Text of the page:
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newsclips -- ARB Newclips for August 28, 2012.

Posted: 28 Aug 2012 14:12:14
ARB Newsclips for August 28, 2012. 

This is a service of the California Air Resources Board’s Office
of Communications.  You may need to sign in or register with
individual websites to view some of the following news articles.


Groups to discuss dangers of soot air pollution. The dangers of
soot air pollution will be discussed during a Detroit community
meeting. Doctors, environmental groups, community advocates and
city residents are expected to attend Tuesday night's event at
the Detroit Hispanic Development Corp. The sponsors include
Detroiters Working for Environmental Justice, Consortium of
Hispanic Agencies, Sierra Club, the Green Door Initiative and
other groups. Posted. 
Fire extinguished at Venezuela refinery. All fires have been
extinguished at Venezuela's biggest oil refinery after raging for
more than three days following a deadly explosion, officials said
Tuesday. State television reported that the flames had been put
out in the three fuel tanks that had been ablaze, and showed
images of one tank smoldering. The smoke rising from the Amuay
refinery had diminished markedly by dawn on Tuesday. An official
of the state oil company Petroleos de Venezuela SA said
firefighters were working to cool down one of the tanks. Posted. 

Smog-Producing Hydrocarbons Leaking from Refinery. 
Smog-producing hydrocarbons are still leaking at unlawful levels
at the Chevron oil refinery in the wake of the August 6 fire
there, but pollution control officials said they expect to stop
it by Tuesday.  Chevron could face fines of $25,000 for each day
per violation.  "The leak has been isolated, and will stop as
soon as tomorrow," said Dan Tillema, a chemical incident
investigator for the U.S. Chemical Safety and Hazard
Investigation Board, during a public briefing about government
inquiries into the refinery disaster Monday morning at the
Richmond City Council Chambers.  Posted. 

Only Yankee Hill/Concow has bad air quality today in Butte
County. Air quality that's unhealthy for sensitive groups is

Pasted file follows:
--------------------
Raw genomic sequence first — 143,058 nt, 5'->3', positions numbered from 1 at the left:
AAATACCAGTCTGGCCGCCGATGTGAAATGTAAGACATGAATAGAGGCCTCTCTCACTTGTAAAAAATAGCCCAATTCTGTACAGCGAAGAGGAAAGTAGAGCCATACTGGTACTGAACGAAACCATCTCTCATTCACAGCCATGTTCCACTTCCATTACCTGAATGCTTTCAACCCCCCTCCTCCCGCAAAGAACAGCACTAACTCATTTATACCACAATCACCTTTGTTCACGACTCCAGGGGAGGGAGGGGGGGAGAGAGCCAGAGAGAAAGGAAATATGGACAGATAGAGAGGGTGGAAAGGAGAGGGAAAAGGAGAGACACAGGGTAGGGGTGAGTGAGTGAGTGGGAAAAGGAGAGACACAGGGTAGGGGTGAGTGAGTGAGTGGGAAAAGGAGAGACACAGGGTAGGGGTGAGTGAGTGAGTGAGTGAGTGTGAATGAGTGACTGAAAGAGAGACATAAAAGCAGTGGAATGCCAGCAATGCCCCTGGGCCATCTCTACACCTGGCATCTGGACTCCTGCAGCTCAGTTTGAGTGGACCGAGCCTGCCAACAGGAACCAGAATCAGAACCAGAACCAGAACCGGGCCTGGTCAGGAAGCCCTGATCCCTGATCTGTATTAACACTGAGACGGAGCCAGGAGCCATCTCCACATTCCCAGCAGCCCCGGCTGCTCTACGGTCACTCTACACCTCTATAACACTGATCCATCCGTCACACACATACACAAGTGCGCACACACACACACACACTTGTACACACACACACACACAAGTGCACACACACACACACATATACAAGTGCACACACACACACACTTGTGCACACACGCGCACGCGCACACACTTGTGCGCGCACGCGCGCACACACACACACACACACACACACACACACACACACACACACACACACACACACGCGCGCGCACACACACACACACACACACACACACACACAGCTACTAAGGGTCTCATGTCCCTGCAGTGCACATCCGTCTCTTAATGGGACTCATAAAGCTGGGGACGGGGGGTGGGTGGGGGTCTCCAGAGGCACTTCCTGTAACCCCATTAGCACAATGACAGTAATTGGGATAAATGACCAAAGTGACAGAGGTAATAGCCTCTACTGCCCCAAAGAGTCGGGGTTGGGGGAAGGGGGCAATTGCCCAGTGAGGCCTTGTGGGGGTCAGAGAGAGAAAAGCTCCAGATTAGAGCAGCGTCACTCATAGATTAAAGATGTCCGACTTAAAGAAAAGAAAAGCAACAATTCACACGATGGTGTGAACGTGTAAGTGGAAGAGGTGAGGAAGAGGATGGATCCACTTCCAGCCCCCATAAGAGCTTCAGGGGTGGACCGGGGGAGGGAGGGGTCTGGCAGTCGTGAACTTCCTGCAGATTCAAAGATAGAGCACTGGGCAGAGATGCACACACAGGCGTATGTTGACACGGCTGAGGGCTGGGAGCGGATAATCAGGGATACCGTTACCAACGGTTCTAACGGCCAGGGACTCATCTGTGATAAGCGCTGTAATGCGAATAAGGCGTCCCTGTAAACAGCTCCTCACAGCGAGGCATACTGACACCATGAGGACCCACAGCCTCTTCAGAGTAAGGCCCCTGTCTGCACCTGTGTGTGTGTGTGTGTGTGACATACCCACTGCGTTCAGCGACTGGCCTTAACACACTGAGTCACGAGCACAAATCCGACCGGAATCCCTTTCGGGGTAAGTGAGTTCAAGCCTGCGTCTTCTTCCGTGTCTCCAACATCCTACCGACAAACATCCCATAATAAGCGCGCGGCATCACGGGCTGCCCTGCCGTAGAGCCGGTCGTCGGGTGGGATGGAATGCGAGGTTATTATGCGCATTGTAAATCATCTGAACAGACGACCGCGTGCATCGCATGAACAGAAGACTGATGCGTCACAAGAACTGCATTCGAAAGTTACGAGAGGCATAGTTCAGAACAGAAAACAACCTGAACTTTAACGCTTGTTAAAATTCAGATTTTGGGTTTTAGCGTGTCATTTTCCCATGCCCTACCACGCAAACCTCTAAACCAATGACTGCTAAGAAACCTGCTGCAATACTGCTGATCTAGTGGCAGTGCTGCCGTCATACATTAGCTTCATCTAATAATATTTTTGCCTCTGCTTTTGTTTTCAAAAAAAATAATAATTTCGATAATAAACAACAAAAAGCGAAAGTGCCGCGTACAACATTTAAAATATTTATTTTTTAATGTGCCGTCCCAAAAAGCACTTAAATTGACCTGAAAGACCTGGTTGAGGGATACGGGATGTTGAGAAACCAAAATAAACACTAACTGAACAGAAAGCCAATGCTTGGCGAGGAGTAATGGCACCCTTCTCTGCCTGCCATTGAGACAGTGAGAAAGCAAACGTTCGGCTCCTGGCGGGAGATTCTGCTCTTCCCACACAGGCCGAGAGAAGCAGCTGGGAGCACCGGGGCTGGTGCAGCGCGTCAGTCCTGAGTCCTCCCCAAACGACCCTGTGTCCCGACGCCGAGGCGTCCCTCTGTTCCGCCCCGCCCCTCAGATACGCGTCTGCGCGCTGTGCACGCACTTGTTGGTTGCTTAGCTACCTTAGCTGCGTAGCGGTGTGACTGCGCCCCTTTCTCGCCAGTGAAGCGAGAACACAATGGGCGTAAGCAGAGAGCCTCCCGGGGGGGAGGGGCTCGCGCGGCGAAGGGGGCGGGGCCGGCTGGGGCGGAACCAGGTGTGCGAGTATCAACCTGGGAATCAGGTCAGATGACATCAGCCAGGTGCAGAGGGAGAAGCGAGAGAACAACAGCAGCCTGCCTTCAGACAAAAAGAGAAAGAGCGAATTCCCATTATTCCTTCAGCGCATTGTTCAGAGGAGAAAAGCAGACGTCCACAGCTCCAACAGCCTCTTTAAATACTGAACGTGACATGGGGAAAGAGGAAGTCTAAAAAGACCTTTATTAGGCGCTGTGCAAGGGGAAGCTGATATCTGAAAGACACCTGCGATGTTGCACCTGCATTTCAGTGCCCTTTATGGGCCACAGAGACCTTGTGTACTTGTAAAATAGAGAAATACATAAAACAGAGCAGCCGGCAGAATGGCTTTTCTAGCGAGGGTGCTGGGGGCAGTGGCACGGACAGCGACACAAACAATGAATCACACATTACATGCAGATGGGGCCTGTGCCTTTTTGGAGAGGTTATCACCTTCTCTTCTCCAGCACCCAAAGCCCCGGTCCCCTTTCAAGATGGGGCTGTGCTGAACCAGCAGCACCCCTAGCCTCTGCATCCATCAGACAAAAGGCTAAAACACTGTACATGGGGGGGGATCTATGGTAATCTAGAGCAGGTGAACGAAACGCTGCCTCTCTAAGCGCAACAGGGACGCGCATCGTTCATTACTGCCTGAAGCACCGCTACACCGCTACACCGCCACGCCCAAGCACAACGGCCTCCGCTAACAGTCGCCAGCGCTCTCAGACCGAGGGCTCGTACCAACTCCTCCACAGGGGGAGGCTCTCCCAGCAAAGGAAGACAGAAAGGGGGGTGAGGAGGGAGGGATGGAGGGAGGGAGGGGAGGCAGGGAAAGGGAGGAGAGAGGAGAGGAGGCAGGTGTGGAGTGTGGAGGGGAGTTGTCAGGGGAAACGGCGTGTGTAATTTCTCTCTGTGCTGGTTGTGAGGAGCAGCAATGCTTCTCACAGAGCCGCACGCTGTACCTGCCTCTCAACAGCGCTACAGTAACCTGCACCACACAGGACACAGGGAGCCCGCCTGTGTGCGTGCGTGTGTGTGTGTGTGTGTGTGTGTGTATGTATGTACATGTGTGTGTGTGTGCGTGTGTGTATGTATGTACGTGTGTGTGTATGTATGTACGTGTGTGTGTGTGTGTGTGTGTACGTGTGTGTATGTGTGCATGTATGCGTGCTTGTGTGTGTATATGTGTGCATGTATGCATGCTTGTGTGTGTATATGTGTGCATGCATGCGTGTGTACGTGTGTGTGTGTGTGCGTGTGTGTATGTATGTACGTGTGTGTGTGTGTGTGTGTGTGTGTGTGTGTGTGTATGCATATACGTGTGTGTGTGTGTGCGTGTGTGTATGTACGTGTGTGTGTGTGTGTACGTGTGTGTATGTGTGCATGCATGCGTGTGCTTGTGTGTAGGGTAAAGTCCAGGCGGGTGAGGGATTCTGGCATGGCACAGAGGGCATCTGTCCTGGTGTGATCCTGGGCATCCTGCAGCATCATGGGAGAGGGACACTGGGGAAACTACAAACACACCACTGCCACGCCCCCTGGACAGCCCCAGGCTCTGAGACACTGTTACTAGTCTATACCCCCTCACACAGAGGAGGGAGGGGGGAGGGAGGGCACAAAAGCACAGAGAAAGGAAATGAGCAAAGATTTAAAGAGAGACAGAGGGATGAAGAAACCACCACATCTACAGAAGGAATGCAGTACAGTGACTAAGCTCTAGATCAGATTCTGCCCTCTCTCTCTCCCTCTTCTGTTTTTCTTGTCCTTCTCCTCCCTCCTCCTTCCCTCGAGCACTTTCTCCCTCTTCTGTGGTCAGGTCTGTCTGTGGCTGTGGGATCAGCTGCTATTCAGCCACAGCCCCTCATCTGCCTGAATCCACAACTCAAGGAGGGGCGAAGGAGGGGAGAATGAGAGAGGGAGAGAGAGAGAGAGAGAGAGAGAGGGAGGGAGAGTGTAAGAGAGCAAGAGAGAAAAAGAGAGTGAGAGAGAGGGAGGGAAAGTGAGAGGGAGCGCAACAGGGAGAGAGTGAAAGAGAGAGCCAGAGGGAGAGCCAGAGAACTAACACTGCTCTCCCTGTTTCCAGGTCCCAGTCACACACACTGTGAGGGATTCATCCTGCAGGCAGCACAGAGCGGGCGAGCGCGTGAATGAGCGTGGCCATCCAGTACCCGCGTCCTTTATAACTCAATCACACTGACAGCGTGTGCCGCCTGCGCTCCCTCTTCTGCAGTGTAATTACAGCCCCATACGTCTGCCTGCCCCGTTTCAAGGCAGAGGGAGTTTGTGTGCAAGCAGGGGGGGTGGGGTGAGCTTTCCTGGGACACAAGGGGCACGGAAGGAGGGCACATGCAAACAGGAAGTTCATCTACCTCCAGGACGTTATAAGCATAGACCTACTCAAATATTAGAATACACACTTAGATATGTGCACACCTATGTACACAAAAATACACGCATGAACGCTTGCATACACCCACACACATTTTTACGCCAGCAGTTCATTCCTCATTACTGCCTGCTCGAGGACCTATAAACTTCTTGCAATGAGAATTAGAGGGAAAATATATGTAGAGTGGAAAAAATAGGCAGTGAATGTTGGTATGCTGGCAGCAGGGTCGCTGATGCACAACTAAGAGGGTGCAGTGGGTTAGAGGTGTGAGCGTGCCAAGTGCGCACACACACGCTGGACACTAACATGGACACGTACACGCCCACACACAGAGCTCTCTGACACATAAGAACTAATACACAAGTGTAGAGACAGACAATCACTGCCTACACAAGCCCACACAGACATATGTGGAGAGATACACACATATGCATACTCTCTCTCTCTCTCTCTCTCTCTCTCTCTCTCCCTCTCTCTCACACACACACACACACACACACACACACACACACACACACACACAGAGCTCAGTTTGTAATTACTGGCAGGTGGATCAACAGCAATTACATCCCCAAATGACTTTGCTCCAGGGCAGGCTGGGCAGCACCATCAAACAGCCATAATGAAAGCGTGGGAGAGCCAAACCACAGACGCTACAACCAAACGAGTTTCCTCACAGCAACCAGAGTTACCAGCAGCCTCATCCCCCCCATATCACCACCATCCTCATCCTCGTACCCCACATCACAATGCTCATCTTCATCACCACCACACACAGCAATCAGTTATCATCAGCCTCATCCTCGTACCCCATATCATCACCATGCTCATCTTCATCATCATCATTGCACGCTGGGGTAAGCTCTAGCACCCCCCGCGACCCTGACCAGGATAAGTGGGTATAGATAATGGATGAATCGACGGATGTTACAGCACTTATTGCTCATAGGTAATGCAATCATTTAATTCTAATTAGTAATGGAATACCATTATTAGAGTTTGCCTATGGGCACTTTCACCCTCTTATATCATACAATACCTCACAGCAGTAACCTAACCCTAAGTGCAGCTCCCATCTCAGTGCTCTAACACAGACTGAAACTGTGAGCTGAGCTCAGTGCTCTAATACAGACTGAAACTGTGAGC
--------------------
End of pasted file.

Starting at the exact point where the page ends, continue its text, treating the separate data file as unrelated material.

forecast today in the Yankee Hill/Concow area, but moderate air
pollution is expected elsewhere in Butte County. The Butte County
Air Quality Management District says sensitive groups — the very
young and old, and those with heart or lung problems — should
reduce heavy or prolonged exertion. Smoke from the Chips Fire to
the east is still impacting air quality. Posted.


Australia to cut carbon floor price, link to EU scheme. 
Australia will scrap its planned floor price for carbon emissions
and will link directly with the European Union's emissions
trading scheme by 2018, Climate Change Minister Greg Combet said
on Tuesday.  Australia, one of the world's highest per capita
emitters of pollutants blamed for causing climate change, imposed
a fixed A$23 ($23.88) per ton carbon tax on around 300 of its
biggest polluting companies in July, covering around 60 percent
of emissions.  Posted. 

Satellites Show Sea Ice in Arctic Is at a Record Low. The amount
of sea ice in the Arctic has fallen to the lowest level on
record, a confirmation of the drastic warming in the region and a
likely harbinger of larger changes to come. Satellites tracking
the extent of the sea ice found over the weekend that it covered
about 1.58 million square miles, or less than 30 percent of the
Arctic Ocean’s surface, scientists said. That is only slightly
below the previous record low, set in 2007, but with weeks still
to go in the summer melting season, it is clear that the record
will be beaten by a wide margin. Posted. 

Flurry of last-minute bills vie for Calif.'s cap-and-trade
proceeds. California lawmakers are wrangling over billions of
dollars in carbon allowances as the state's first-in-the-nation,
economywide cap-and-trade system nears its start date. There are
at least six bills active in the waning days of the state's
legislative session that would divvy up the revenue from the
quarterly auction of greenhouse gas permits, set to begin this
November. Some of the proposals target specific beneficiaries.
One would require electric utilities to return the cost of their
permits directly to customers, while another would direct some of
it to public transit agencies. Posted.
http://www.eenews.net/Greenwire/print/2012/08/28/12  BY